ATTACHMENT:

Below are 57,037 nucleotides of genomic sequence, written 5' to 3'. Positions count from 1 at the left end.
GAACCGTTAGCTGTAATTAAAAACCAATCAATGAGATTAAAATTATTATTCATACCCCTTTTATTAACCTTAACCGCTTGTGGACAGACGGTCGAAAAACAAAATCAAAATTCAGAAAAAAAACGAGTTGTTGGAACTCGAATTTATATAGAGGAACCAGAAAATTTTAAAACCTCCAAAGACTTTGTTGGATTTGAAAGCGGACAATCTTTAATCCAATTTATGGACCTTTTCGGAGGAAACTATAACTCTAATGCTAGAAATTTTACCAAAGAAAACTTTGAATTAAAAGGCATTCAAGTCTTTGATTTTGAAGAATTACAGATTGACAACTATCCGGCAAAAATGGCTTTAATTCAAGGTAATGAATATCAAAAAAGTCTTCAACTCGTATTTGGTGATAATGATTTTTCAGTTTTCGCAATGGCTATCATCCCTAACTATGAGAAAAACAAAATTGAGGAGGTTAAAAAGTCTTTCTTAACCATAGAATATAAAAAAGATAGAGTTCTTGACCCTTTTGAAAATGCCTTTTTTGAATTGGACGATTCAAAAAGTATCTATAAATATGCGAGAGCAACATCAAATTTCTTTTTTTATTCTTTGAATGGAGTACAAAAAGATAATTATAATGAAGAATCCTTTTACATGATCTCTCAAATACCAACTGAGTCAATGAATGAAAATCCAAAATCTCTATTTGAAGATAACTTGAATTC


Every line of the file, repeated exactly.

Below are 57,037 nucleotides of genomic sequence, written 5' to 3'. Positions count from 1 at the left end.
GAACCGTTAGCTGTAATTAAAAACCAATCAATGAGATTAAAATTATTATTCATACCCCTTTTATTAACCTTAACCGCTTGTGGACAGACGGTCGAAAAACAAAATCAAAATTCAGAAAAAAAACGAGTTGTTGGAACTCGAATTTATATAGAGGAACCAGAAAATTTTAAAACCTCCAAAGACTTTGTTGGATTTGAAAGCGGACAATCTTTAATCCAATTTATGGACCTTTTCGGAGGAAACTATAACTCTAATGCTAGAAATTTTACCAAAGAAAACTTTGAATTAAAAGGCATTCAAGTCTTTGATTTTGAAGAATTACAGATTGACAACTATCCGGCAAAAATGGCTTTAATTCAAGGTAATGAATATCAAAAAAGTCTTCAACTCGTATTTGGTGATAATGATTTTTCAGTTTTCGCAATGGCTATCATCCCTAACTATGAGAAAAACAAAATTGAGGAGGTTAAAAAGTCTTTCTTAACCATAGAATATAAAAAAGATAGAGTTCTTGACCCTTTTGAAAATGCCTTTTTTGAATTGGACGATTCAAAAAGTATCTATAAATATGCGAGAGCAACATCAAATTTCTTTTTTTATTCTTTGAATGGAGTACAAAAAGATAATTATAATGAAGAATCCTTTTACATGATCTCTCAAATACCAACTGAGTCAATGAATGAAAATCCAAAATCTCTATTTGAAGATAACTTGAATTC